Last update: 14:03 | 11/03/2018
The steel and aluminum imports from Vietnam only serve the purpose of civil construction, not being used for infrastructure construction or security-defence industry, and as such do not compete directly with manufacturers of the United States, announced the Vietnamese Ministry of Industry and Trade (MOIT) on March 9.
On March 8, 2018, US President Donald Trump signed off on a decision to apply measures restricting the imports of steel and aluminum under Section 232 of the Trade Expansion Act of 1962, in the form of increasing import levies. Accordingly, a number of steel and aluminum products imported to the US will be subject to a 25% tariff and a 10% tariff, respectively. The decision takes effect 15 days after the date on which it was signed.
The MOIT continued to affirm its stance that steel and aluminum imports from Vietnam do not provide direct competition for US manufacturers.
The volume of steel and aluminum imports from Vietnam only accounts for a negligible share of the US’s total steel and aluminum import volume, so it cannot be a threat or a cause of damages to the steel and aluminum production industry of the US, the ministry said.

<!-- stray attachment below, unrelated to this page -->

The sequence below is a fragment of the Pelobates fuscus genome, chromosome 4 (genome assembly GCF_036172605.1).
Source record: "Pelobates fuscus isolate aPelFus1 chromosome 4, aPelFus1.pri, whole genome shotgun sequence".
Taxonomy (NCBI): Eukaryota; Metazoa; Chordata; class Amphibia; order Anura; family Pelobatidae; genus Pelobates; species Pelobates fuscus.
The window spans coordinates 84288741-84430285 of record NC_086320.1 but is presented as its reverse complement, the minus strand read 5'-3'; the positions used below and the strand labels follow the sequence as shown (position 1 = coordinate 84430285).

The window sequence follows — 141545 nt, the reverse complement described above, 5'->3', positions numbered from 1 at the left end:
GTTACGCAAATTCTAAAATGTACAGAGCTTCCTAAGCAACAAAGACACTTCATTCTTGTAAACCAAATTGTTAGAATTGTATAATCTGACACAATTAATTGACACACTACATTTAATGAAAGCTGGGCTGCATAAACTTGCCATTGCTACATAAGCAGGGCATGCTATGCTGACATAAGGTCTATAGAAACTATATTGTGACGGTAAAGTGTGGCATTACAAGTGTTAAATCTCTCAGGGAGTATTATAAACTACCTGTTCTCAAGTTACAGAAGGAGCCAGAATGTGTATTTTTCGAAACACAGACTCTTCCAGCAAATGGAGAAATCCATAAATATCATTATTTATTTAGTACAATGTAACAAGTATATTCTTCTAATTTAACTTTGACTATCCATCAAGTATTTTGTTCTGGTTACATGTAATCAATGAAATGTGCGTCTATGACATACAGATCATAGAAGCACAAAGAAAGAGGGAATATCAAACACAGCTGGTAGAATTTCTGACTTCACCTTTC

It stated that the newly issued policy would directly impact US consumers and the US industries that use steel and aluminum products as input materials for their production.
On the basis of the efforts to accelerate comprehensive partnership between the two countries over the past few years, the MOIT asked the US Government consider an exclusion for Vietnam-originated steel and aluminum imports to fall outside the application scope of restriction measures, as these products do not affect the US’ goal of ensuring national security.
The MOIT will continue to closely follow developments in the case and consider all subsequent measures to protect the legitimate interests of businesses and promote the finely growing comprehensive partnership between Vietnam and the US.